Semana Santa: Alfombras

The first in a series of photo essay slide shows covering the world renowned ceremony and pageantry of Antigua’s Semana Santa (Easter Holy Week).

By Dave

Posted 18 April 2014 | No Comments

Filed in: Guatemala

This post is the first in a series of photo essays covering Semana Santa (Easter Holy Week) in Antigua, Guatemala.

Pilgrims and spectators flock from all over Guatemala (and the world) to take part in the festivities. Antigua during Holy Week can be both an absolute madhouse or calm and tranquil, depending on how far you are from the procession route.

The “alfombra,” literally meaning “carpet” in Spanish, is the center piece of Holy Week (Easter) festivities throughout Guatemala, but particularly in the old World Heritage city of Antigua Guatemala.

These fleeting masterpieces are painstakingly assembled throughout the week. Often, the most intricate alfombras are assembled in front of Antigua’s most celebrated churches and cathedrals.

The base material for the Holy Week Alfombra is fine sawdust colored with powder dyes. However, some of the alfombras incorporate other material such as fresh vegetables. We were told that these are some of the most expensive, costing hundreds of dollars (USD) to construct.

The Arco de Santa Catalina, perhaps Antigua’s most distinguishing landmark, is always on the procession route.

Intricately carved wooden stencils are used for creating the multi-colored designs, which employ a layering process of one color of sawdust over another. Some stencils are passed down generations.

Often, artists will get creative with the materials at hand, particularly vegetables. Alfombras must constantly be sprayed down to keep the wind from blowing away the sawdust and ruining the designs.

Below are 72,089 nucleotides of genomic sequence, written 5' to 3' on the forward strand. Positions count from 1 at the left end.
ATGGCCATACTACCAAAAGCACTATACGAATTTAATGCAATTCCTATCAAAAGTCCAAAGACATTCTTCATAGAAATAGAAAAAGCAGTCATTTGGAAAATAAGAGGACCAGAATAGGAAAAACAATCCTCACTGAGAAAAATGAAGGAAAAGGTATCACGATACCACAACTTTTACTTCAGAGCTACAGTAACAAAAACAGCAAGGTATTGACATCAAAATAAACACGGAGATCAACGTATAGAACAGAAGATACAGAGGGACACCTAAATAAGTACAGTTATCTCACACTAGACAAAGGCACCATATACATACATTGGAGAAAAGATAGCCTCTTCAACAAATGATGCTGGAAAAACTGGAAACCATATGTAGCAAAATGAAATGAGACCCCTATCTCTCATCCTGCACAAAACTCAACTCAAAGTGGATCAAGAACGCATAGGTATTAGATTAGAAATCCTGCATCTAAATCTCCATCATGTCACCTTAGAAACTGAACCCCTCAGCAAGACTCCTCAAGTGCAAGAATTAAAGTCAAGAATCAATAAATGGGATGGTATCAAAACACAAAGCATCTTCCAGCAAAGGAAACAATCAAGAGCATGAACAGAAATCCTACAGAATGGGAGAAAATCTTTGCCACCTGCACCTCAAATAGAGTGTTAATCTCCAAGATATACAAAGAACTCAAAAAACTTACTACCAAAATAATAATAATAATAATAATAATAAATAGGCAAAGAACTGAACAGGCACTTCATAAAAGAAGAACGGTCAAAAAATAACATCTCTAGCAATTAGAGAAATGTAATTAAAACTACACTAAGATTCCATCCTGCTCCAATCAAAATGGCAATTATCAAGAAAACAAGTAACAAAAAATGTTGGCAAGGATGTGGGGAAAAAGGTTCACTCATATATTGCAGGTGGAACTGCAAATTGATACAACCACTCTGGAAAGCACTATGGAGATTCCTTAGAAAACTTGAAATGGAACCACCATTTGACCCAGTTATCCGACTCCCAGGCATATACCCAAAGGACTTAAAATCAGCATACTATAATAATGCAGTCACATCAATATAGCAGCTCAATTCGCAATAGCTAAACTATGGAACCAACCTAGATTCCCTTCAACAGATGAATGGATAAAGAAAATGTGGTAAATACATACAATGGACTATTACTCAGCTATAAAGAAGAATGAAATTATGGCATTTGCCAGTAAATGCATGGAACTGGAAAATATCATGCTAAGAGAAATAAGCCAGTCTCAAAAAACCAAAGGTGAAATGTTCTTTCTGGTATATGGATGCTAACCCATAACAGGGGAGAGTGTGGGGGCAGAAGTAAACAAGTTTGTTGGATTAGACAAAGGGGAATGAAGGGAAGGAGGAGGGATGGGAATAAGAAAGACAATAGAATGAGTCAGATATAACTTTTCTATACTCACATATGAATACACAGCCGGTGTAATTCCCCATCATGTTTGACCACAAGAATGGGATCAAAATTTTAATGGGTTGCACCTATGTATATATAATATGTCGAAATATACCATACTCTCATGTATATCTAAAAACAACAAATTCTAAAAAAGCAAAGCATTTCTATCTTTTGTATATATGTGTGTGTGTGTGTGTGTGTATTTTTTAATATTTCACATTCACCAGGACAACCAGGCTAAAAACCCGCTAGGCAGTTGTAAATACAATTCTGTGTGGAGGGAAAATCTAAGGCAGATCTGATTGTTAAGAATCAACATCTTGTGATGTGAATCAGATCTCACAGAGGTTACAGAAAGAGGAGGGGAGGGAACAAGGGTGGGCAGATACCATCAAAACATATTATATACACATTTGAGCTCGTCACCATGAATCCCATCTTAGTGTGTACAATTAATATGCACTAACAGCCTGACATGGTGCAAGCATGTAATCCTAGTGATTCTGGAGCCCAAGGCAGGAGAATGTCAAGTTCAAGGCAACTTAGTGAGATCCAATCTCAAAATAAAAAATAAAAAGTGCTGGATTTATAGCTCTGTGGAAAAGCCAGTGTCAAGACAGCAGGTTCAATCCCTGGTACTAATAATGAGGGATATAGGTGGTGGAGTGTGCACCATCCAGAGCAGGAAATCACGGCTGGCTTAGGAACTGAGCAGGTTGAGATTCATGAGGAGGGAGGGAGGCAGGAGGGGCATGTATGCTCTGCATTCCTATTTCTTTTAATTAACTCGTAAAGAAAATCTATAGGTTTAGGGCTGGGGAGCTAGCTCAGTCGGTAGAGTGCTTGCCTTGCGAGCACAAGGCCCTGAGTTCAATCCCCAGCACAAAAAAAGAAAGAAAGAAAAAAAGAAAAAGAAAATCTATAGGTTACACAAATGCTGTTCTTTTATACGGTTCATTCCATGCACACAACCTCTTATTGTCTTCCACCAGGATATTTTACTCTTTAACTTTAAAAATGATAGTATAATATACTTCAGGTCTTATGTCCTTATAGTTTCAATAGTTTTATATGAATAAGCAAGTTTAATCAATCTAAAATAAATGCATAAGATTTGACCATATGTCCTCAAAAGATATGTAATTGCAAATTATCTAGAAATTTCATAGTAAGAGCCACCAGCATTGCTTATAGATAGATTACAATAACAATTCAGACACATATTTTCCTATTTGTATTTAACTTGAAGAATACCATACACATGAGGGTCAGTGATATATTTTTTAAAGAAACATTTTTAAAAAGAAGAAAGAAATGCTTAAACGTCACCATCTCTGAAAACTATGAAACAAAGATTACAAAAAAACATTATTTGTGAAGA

Holy Week in Antigua is a constant display of creative and destructive forces. Alfombras are continuously being finished, sometimes minutes ahead of a procession, and destroyed (by the procession) — a poignant reminder that nothing in the material world is meant to last for long, and yet our entire being is oriented toward creation.

As alfombras are finished, crowds gather to admire the work of the creators — if only for a moment — before moving on to the next freshly completed work of art.

 

All the while, vendors hawk their wares in the streets to observers and passersby.

These women are selling a colorful assortment of sliced fruits in baggies, a common street snack in Antigua.

Some alfombras resemble plush carpets with intricate designs, while others tell an Easter story aided by props and figurines, with Christ or the Virgin Mary as the focus.

 

 

 

 

It is considered a great honor for residents to be selected to participate in the processions — the greatest honor being one of a dozen or so individuals carrying the 2-ton “anda” adorned with Christ, which usually comprises the focal point of the procession. As the processions continue almost around the clock, it is common to see dozens of processioners coming and going at any given time.

Villagers arrive in droves from the countryside to take part in the festivities or sell their goods. Many will “commute” throughout the week from the highlands, while others stay with relatives in the valley.

 

 

 

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